Washburn Society

Recognizing those who have given $5 million to $9.99 million


The Washburn Society takes its name from Worcester’s Ichabod Washburn, a blacksmith who had become owner of the world’s largest wire factory by 1865. Washburn also had a vision for a new type of school, one that would replace the age-old apprentice system with a formal educational program for tradesmen. He offered to build a model manufacturing facility on campus to provide practical experience that would augment classroom instruction. The trustees accepted Washburn’s offer, but only after delicate negotiations modified his original objective from training trade apprentices to providing hands-on shop experience for future engineers. This combination of classroom, laboratory, and shop experience became the hallmark of a WPI education and continues to thrive today.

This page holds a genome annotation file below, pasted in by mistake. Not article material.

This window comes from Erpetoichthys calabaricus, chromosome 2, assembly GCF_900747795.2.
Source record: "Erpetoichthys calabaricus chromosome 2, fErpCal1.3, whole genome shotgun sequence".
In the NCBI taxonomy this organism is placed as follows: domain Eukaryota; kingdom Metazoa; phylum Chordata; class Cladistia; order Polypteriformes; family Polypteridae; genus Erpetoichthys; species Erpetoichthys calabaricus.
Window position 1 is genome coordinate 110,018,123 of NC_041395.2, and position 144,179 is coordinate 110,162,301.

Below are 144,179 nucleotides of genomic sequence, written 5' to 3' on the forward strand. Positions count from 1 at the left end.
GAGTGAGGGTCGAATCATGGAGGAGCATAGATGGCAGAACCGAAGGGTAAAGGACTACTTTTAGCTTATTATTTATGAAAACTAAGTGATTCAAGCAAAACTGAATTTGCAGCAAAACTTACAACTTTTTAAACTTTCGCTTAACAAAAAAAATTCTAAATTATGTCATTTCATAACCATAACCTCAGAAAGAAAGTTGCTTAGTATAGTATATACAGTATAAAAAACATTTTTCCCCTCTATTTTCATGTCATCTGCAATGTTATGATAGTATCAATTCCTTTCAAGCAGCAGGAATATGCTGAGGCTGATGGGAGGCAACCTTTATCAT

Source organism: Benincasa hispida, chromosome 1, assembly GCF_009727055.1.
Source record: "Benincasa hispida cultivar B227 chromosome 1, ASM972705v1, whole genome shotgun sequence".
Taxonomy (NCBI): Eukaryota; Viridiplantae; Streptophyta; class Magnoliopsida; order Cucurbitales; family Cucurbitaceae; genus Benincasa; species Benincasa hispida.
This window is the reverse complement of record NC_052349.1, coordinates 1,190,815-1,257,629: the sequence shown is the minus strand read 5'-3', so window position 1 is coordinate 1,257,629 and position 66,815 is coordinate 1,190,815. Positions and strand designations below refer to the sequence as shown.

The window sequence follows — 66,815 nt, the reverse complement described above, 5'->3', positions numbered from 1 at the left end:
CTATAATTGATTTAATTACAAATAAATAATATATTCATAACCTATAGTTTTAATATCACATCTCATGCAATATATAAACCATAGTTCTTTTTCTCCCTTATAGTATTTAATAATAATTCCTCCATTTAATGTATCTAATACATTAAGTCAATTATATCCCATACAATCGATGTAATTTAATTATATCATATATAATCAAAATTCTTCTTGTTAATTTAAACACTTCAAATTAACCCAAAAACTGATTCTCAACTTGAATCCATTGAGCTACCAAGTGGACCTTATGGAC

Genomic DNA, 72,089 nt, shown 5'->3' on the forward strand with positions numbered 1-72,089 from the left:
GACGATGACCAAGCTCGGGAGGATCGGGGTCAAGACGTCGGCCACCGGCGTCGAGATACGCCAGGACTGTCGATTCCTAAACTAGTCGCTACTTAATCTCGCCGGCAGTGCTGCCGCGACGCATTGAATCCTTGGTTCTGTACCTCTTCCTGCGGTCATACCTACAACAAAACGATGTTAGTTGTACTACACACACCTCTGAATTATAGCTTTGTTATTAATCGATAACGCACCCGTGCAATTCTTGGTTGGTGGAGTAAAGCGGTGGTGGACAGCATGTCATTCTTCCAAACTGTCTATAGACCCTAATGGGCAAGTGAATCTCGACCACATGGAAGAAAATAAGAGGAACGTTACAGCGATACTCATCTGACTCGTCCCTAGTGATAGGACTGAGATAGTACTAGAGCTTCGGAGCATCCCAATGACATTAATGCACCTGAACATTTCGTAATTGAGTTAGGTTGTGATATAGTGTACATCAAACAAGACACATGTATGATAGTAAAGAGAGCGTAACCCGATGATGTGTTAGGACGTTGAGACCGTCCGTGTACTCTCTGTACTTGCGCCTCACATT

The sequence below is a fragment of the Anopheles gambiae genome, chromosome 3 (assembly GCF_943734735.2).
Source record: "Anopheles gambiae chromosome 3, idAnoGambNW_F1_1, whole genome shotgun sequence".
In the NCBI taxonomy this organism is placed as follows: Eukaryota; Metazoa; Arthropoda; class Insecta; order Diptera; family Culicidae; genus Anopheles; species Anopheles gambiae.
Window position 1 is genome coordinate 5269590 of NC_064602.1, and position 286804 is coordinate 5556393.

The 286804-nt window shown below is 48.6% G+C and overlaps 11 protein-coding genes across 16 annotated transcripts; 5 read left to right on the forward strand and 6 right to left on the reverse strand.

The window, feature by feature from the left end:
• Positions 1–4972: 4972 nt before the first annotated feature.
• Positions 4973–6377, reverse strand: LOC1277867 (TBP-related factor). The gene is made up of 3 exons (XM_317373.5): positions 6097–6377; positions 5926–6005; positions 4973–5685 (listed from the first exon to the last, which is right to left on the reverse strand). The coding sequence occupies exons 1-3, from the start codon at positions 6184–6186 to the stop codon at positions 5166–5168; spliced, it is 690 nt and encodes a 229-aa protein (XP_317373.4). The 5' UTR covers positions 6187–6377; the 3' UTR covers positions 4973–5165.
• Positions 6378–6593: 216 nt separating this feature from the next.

Ichabod Washburn did much to determine the substance and character of WPI, holding true to the institute’s motto of Lehr und Kunst – theory and practice. Through their remarkable contributions, members of the Washburn Society ensure that a WPI education remains of the highest quality and that the institution’s character remains strong and distinctive.


  • Welcome Package

  • Society-specific lapel pin

  • Special recognition gift

  • Recognition on a campus monument to WPI’s most generous benefactors

  • Invitations to exclusive events such as the 1865 Society Dinner

  • Personal concierge contact in the Office of Donor Relations and Stewardship to coordinate your personal WPI activities

  • Special access to theater and music performances, private tours, lectures, seminars, competitions, and exhibits

  • Insider e-mail list to be the first to hear breaking news at WPI

  • 25% off your purchases at the WPI campus bookstore